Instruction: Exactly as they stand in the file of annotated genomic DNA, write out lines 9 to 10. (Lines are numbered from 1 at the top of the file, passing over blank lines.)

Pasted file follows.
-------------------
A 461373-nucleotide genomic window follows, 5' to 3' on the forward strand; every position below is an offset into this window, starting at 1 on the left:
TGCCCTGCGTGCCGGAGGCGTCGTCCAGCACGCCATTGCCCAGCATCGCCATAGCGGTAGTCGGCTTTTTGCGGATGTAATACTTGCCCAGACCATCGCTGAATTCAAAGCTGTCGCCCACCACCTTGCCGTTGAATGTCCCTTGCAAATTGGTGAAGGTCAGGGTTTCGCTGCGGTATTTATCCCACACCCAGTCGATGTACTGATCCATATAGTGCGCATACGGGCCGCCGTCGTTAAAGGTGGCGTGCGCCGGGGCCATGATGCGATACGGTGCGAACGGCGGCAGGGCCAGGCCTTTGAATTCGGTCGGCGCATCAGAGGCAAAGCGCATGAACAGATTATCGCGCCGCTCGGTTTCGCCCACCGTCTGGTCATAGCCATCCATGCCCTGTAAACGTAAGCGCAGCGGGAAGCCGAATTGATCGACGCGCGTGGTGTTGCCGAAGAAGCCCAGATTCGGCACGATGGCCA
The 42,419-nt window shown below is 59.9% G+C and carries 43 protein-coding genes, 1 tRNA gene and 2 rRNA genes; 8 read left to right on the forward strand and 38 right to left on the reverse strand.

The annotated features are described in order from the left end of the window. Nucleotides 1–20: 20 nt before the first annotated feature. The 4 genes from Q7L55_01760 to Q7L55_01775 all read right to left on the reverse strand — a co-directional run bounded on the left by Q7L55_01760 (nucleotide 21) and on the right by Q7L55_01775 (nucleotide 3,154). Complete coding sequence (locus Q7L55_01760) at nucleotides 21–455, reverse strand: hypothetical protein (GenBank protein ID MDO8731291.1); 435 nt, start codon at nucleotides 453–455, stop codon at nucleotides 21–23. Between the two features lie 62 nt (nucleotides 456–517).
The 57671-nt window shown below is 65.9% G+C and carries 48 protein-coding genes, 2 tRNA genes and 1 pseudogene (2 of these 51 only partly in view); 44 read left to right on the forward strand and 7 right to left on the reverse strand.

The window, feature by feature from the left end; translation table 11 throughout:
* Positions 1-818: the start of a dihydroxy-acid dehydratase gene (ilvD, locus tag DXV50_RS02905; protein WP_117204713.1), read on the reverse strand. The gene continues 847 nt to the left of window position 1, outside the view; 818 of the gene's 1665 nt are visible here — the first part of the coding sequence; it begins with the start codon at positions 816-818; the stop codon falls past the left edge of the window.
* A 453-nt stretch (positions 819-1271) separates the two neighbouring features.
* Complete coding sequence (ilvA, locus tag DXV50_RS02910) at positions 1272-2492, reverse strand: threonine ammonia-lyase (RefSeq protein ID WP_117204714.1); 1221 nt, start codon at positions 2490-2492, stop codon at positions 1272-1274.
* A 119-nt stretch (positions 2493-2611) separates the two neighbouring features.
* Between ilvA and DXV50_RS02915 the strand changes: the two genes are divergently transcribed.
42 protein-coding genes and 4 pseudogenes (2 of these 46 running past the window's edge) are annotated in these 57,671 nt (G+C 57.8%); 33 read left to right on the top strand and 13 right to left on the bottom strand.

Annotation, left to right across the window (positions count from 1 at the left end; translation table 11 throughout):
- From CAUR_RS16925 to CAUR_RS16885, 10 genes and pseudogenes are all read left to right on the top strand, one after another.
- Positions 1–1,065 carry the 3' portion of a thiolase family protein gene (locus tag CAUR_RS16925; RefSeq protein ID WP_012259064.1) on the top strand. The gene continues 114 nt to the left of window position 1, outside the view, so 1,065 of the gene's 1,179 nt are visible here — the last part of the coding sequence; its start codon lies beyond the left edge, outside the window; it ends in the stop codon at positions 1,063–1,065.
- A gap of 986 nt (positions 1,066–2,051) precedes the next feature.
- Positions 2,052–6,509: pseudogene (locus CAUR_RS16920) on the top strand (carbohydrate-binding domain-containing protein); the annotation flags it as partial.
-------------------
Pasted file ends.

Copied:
* Complete coding sequence (ilvA, locus tag DXV50_RS02910) at positions 1272-2492, reverse strand: threonine ammonia-lyase (RefSeq protein ID WP_117204714.1); 1221 nt, start codon at positions 2490-2492, stop codon at positions 1272-1274.
* A 119-nt stretch (positions 2493-2611) separates the two neighbouring features.